Prolific author and nationally recognized, award-winning blogger, Matt Heinz is President and Founder of Heinz Marketing with 20 years of marketing, business development and sales experience from a variety of organizations and industries. He is a dynamic speaker, memorable not only for his keen insight and humor, but his actionable and motivating takeaways.Matt’s career focuses on consistently delivering measurable results with greater sales, revenue growth, product success and customer loyalty.


  1. Matt: I did once give a lead to a reseller because the CEO of my prospect company was passionate about saltwater aquariums, and the rep at the reseller held a similar passion. The reseller won the opportunity, but the installation was a disaster, to put it mildly. I guess right after they compared notes on which coral to use for which type of tank, reality hit the fan.

    That’s not to say that other dimensions of connectedness or personal chemistry aren’t worth considering when parsing leads, but there can be assumptions that don’t necessarily stick. With some notable exceptions, one’s college background or sports team affiliations have limited ability for gaining sales traction. In my experience, once you get past the amicable blah-blah, you still have to get down to business. If your “value proposition” isn’t good, well, you’re really not much better than your competitor.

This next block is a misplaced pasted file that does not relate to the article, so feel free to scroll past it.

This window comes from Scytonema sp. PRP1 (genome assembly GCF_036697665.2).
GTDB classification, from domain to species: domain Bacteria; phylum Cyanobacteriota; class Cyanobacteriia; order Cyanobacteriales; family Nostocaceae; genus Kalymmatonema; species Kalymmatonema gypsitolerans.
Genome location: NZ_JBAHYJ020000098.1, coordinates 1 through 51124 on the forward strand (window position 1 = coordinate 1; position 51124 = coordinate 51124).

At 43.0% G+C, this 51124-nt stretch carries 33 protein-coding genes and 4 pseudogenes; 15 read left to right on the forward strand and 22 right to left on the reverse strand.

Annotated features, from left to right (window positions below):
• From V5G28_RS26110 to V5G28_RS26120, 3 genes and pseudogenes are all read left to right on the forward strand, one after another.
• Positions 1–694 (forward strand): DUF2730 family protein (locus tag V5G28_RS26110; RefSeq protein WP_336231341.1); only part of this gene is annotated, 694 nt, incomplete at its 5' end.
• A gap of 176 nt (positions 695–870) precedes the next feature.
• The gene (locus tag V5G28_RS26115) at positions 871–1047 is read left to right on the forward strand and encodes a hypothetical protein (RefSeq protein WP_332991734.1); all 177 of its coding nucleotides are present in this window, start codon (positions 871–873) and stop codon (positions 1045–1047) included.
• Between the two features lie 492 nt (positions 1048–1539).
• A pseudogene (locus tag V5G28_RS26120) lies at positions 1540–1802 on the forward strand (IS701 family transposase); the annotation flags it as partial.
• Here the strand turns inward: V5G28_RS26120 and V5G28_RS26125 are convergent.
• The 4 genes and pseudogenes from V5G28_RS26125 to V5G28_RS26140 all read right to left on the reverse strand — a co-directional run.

Back to the idea of leads distributed to geographic territory versus industry vertical. I’ve worked both, and while there are advantages to each, there are strong advantages to being located within a physical geography that should not be overlooked.

    For brevity, I’l list:

    1. Provincial buying mentalities. As one who has sold in the state of Virginia, I can vouch that such mindsets are alive and well. Competitors from out of territory can be considered with great skepticism.

    2. Local service. It matters. When proximity is used strategically, a local rep can dominate out-of-towners, who can be run ragged, or bled dry cost-wise, flying from out of town to make sales calls that a local rep can provide in just an hour or three.

    3. Local connectedness. Reps who have an established presence–say ten years or more–in local communities often have a well-established network of contacts that they bring to their sales opportunities. If they’ve been active in local organizations (tech council, rotary, local philanthropies, etc.), the affinities that are brought to client engagements can be considerable.

    The geographic territory model is far from perfect, but it’s far from obsolete. True that e-commerce, “customer information power,” global sourcing, and the commoditization of some products and services have diminished the perceived value of “buy local,” but a rep in the territory still has some compelling advantages.

  2. I agree with all of this in principal. Honestly, there aren’t a lot of sales territory distribution plans that can’t be made to work if they’re managed effectively. I remember a client once had a lead distribution system based on the first letter of the company name. Weird, but for them it worked not because of how they distributed leads, but how they managed and trained the sales team to do the right thing.